RT: A lot of old-school distance coaches do no plyometric work at all. Can you explain the theory and specifics behind this sort of training?
PS: Plyometrics is the use of explosive strength exercises such as bounding, jumping, and hopping to enhance the muscles ability to generate power by exaggerating the stretch shorten cycle (eccentric muscle contraction immediately followed by concentric contraction). Plyometrics improve the elastic energy return from tendons/muscles during landing and takeoff with the ground, which can improve economy of running. I also feel that plyometrics help develop coordination and activation of key muscles such as hamstrings and gluts allowing better running mechanics. I think one of the most important benefits of doing plyometrics and other strength training is it makes your run with better mechanics. This allows you to run faster more efficiently and makes you more injury resilient.
RT: Does it increases risks of stress fractures with the extra jarring that comes with it?
PS: I don’t believe it increases the risk of stress fractures at all if done well and the right amounts. Starting off with 1-2 sets of a few different plyometric exercises on the grass is recommended and as the body adapts you can increase the sets and number of exercises done. In any given strength session we would probably do 3 sets of 4-5 different plyometric exercises. Most of our plyometrics is done on the grass but we also use synthetic track and dirt as my entire group are proficient at all exercises.
RT: Any upper body work?
PS: Not much but I like keeping a bit of basic strength in the upper body and we regularly do chin-ups, push-ups and bench pull ups.
RT: Main core exercises you live by?
PS: We start all of our non gym work outs with 5 minutes worth of bridging holds on side and front, we then do 10 minutes worth of static strength holds that focus on hamstrings, gluts, hip flexors and all require strong core. Lunges and 4-5 running specific drills are also performed 2-3 times through before we get into our plyometric exercises. We always finish with 6 maximal sprints over 50-100m to put all the strength work done into fast running. In the gym the main exercises are squats, reverse lunges, hamstring pull backs, knee lifts and box jumps.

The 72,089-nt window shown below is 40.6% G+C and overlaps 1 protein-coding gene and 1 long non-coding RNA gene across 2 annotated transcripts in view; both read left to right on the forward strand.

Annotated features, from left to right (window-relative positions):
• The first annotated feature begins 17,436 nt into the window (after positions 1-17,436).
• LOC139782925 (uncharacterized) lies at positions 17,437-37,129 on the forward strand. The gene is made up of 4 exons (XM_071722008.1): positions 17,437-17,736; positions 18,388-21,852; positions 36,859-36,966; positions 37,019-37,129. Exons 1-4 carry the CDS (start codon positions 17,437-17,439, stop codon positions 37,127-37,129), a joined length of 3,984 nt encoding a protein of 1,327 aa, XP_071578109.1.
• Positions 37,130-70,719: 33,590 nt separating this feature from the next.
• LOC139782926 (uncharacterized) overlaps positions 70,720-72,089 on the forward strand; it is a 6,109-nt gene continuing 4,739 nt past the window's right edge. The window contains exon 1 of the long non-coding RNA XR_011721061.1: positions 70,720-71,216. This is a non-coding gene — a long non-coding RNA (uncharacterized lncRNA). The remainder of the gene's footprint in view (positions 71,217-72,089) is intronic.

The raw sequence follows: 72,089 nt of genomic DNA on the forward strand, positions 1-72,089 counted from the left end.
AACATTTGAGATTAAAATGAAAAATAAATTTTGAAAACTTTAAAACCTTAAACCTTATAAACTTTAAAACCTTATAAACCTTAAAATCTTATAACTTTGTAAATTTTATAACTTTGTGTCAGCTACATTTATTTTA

RT: Do you do biomechanical analysis on each athlete or are the exercises more just general group ones?
PS: Biomechanical analysis is just by eye and exercises are general group exercises that are important in developing good running mechanics. I always look to see if runners are doing exercises well and not just going through the motions.
RT: I remember a talk I went to once where Mona said that he rarely stretches. Are your athletes expected to stretch regularly?
PS: I don’t place any emphasis in static stretching in my program as don’t think you gain much at all from them. We do go through a lot of dynamic range of motion stretching in our strength training which I believe is far more beneficial. I think stretching has a place if there is excessive tightness in muscles which stretching can help alleviate.